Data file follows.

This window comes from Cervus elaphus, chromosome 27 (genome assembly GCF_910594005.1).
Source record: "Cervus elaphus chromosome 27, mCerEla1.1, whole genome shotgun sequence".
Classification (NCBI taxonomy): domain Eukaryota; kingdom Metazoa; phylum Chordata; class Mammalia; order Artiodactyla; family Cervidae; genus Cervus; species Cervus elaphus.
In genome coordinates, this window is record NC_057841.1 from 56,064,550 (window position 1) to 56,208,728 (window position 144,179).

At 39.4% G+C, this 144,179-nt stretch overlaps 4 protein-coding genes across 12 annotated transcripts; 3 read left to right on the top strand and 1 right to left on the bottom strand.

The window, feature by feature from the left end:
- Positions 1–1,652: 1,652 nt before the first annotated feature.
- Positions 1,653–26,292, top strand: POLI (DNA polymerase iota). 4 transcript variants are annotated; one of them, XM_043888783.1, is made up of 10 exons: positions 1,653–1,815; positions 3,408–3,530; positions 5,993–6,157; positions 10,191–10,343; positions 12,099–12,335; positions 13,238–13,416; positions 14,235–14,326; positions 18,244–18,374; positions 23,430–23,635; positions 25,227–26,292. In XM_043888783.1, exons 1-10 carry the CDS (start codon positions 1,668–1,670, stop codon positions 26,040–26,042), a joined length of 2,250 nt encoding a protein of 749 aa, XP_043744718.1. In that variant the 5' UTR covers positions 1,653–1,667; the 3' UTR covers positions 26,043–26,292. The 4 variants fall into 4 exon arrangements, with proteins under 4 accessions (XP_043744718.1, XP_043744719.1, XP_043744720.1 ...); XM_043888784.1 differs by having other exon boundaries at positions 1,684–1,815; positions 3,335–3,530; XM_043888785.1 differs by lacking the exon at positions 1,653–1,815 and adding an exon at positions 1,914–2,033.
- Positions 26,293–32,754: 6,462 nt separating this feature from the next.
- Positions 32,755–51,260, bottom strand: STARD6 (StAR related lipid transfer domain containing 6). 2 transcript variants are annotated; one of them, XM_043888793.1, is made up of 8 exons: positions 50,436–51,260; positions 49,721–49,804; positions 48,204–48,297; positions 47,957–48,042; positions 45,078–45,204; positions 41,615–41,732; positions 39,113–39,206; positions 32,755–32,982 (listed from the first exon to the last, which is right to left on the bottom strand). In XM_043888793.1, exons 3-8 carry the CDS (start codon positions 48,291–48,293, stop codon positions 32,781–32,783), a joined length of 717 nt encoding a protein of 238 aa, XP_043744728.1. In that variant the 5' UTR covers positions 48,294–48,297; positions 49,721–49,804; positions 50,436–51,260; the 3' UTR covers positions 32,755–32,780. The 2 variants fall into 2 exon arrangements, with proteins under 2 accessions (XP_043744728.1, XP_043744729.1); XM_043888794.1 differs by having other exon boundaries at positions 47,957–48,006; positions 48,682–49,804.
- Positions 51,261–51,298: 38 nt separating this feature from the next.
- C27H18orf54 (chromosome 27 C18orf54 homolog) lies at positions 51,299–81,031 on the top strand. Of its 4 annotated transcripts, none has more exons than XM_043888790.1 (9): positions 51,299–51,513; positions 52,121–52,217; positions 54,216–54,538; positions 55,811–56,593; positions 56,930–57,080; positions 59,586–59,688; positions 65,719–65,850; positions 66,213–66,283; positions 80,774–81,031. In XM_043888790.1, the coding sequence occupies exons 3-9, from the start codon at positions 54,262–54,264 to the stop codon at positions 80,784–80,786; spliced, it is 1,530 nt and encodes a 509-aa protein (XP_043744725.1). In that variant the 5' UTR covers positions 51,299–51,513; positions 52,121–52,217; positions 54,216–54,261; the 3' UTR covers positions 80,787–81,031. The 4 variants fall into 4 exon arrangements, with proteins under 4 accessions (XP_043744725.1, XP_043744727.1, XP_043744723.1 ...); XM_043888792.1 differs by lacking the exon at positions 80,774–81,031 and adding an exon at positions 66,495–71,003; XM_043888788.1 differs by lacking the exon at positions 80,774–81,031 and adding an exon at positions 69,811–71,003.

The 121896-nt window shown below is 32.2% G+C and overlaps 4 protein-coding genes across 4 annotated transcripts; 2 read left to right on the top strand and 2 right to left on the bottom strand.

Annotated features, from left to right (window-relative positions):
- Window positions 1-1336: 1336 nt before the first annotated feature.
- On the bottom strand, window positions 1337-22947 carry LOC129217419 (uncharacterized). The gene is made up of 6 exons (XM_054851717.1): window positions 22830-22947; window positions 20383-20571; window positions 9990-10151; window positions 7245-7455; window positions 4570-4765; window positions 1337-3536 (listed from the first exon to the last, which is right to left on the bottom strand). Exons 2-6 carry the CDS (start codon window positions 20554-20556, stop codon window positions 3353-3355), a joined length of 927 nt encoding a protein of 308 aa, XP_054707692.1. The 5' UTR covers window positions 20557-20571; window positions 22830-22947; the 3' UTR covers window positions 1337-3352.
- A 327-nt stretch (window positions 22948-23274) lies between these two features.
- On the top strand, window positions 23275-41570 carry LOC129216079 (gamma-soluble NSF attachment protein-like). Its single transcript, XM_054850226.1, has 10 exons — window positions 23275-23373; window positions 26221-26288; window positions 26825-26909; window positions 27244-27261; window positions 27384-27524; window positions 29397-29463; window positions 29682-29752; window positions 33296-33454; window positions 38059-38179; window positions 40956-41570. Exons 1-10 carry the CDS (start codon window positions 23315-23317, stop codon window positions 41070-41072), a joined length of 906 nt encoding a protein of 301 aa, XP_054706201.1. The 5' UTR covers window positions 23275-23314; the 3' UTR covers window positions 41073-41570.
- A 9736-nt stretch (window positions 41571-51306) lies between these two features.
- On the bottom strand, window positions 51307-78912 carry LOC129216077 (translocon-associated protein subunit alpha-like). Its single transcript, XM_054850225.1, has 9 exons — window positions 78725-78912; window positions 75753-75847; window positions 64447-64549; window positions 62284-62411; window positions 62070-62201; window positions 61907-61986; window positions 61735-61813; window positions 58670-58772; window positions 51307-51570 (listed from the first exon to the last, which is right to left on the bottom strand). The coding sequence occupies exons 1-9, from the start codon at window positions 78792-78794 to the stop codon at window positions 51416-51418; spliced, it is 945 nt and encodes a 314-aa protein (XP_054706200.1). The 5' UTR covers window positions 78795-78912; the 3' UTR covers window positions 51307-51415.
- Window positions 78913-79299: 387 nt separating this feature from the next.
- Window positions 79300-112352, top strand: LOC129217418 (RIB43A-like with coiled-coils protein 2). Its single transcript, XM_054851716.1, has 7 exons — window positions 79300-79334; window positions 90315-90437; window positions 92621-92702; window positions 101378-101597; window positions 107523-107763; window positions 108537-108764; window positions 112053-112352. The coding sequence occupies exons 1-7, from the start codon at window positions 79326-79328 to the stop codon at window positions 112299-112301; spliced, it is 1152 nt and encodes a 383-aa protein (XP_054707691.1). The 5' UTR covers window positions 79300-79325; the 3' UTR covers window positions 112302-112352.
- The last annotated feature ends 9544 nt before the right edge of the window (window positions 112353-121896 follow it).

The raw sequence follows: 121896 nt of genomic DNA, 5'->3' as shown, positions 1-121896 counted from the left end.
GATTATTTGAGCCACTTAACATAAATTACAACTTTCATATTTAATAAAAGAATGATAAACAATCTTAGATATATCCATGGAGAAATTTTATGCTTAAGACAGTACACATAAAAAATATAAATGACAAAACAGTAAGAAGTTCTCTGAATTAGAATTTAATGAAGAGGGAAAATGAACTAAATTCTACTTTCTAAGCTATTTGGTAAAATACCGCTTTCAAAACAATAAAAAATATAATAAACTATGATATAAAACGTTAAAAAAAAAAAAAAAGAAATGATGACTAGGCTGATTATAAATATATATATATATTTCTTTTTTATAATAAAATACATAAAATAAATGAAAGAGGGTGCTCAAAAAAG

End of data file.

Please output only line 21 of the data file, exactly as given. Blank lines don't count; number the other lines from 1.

- Window positions 78913-79299: 387 nt separating this feature from the next.